At the most recent meeting of the [Society] Board of Directors, the topic of usage statistics was discussed at length. As I am sure you are aware, usage statistics are a very coarse measure of the use of a web resource. As just one example, there is no particular relationship between the number of downloads of an article and the number of times it is read or the number of times it is cited. An article download could represent anything from glancing at the abstract, to careful reading. Once downloaded, articles can be saved locally, re-read and redistributed to others. Given the lack of any evidence that downloads of professional articles have any relationship to their effective audience size or their value to readers, the Board decided that [Society] will not provide potentially misleading usage statistics. We do periodically publish the overall usage of the [Society] website, about 10 million hits per year.


[Name Removed]
[Society] Web Editor

Dear Mr. [Name Removed],

Your Board of Directors are certainly a group of mavericks in this case. Whether they think the data is valuable or not, libraries around the world use it to aid in collection development decisions. Without usage data, we have no idea if an online resource is being used by our faculty and students, which makes it an easy target for cancellation in budget crunch times. I suggest they re-think this decision, for their own sakes.

We all know that use statistics do not fully represent the way an online journal is used by researchers, but that does not mean they are without value. No librarian would ever make decisions base on usage data alone, but it does contribute valuable information to the collection development process.

Hits on a website mean even less than article downloads. Our library website gets millions of hits just from being the home page for all of the browsers in the building. I would never use website hits to make any sort of a decision about an online resource.

Provide the statistics using the COUNTER standard and let the professionals (i.e. librarians) decide if they are misleading.

Anna Creech

UPDATE: The conversation continues….

Dear Ms. Creech,

Curiously, the providers of usage statistics are primarily commercial publishing houses. Few science societies that publish research journals are providing download statistics. In part, this is a matter of resources that the publisher can dedicate to providing statistics-on-demand: commercial publishing houses have the advantage of an economy of scale. They are also happy to provide COUNTER-compliant statistics in part because they are relatively immune to journal cancellation, as a result of mandatory journal bundling.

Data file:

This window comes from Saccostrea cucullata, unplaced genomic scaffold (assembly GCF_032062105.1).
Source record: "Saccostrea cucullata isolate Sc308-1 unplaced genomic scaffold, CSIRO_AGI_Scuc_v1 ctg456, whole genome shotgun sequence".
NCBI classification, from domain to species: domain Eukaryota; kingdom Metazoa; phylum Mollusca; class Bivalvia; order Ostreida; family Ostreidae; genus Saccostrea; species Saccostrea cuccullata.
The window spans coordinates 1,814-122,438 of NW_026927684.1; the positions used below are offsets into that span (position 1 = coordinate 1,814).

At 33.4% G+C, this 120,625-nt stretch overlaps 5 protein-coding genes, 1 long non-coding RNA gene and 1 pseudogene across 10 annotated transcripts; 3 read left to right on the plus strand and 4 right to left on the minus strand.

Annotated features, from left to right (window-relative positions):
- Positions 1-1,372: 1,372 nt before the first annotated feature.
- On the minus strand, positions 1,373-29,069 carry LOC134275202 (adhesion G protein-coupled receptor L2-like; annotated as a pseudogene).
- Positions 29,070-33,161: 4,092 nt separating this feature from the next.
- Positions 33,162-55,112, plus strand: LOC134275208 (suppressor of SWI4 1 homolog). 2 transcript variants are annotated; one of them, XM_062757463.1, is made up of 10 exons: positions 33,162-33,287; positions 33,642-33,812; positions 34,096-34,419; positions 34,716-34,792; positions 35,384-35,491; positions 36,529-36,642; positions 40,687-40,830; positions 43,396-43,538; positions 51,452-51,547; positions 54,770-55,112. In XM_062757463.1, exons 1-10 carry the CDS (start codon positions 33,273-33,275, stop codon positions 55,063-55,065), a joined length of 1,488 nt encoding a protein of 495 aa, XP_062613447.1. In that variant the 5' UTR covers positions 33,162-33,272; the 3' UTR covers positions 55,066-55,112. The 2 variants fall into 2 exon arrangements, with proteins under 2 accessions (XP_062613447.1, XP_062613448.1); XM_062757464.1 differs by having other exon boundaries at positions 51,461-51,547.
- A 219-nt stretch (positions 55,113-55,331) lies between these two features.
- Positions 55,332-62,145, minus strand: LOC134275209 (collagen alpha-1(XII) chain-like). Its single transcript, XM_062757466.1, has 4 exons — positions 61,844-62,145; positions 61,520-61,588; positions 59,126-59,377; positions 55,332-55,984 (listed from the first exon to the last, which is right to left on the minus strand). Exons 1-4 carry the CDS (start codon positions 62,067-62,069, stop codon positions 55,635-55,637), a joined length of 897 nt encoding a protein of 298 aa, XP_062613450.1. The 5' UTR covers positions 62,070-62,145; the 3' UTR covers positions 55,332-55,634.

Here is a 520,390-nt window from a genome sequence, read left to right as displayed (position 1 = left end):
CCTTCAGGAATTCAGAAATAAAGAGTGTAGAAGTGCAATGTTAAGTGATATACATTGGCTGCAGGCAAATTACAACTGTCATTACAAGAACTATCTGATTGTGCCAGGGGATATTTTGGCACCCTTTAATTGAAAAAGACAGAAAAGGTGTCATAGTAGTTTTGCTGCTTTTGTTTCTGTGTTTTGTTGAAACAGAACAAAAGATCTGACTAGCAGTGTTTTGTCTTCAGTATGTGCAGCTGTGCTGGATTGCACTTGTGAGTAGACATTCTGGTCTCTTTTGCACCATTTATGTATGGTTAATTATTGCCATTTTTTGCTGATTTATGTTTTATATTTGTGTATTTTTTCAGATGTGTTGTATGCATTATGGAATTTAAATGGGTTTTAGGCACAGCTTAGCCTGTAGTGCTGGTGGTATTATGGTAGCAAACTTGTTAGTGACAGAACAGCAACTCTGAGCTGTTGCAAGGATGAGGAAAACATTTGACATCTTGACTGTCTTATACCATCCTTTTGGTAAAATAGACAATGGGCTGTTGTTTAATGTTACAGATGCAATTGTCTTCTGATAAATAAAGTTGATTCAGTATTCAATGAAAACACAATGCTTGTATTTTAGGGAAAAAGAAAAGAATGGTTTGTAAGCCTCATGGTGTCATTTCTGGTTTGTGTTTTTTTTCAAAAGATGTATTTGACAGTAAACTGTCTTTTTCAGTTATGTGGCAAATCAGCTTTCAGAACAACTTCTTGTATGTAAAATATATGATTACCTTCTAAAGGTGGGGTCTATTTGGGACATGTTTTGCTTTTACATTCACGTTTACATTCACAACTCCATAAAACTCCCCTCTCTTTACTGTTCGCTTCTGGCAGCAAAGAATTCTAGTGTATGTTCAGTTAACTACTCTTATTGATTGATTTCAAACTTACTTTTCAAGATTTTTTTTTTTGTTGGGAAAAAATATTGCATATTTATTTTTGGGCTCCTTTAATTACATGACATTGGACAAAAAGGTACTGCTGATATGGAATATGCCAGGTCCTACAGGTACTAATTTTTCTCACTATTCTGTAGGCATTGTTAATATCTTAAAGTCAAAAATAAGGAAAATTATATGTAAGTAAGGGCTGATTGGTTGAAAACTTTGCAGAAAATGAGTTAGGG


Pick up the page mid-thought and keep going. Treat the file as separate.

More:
In any event, after careful consideration and lengthy discussion with a librarian-consultant, the Board concluded that usage statistics are easy to acquire and tempting to use, but are in effect “bad data”. I certainly respect your desire to make the most of a tight library budget, but also respectfully disagree that download statistics are an appropriate tool to make critical judgements about journals. Other methods to learn about the use of a particular journal are available- for example, asking faculty and students to rate the importance of journals to their work, or using impact factors. I am sure you take these into account as well.

I will copy this reply to the [Society] Board so that they are aware of your response. No doubt the Board will revisit the topic of usage statistics in future meetings.


[Name Removed]

Dear Mr. [Name Removed],

I never ment to imply that we exclusively use statistics for collection development decisions. We also talk with faculty and students about their needs. However, the numbers are often a good place to begin the discussions. As in, “I see that no one has downloaded any articles from this journal in the past year. Are you still finding it relevant to your research?” Even prior to online subscriptions, librarians have looked at re-shelve counts and the layer of dust on the tops of materials as indicators that a conversation is warranted.

I suggest your Board take a look at the American Chemical Society. They provide COUNTER statistics and are doing quite well despite the “bad data.”

Anna Creech


by Gene DeWeese

I was browsing my shelves late last night because I wasn’t yet tired, although I should have been. That’s when I discovered that this book is the sequel to the one I read earlier (Chain of Attack). The Enterprise goes back to the anomaly to find out why people coming near it and similar openings seem to be experiencing terror and paranoia. Spock and Kirk believe that this may be the reason why there was so much destruction in the area where the anomaly/nexus left them in the last book. The author does a good job of explaining the physics theories that are the basis of the existence of the nexus and the cause of the terror, but it wasn’t as interesting to me as the first book.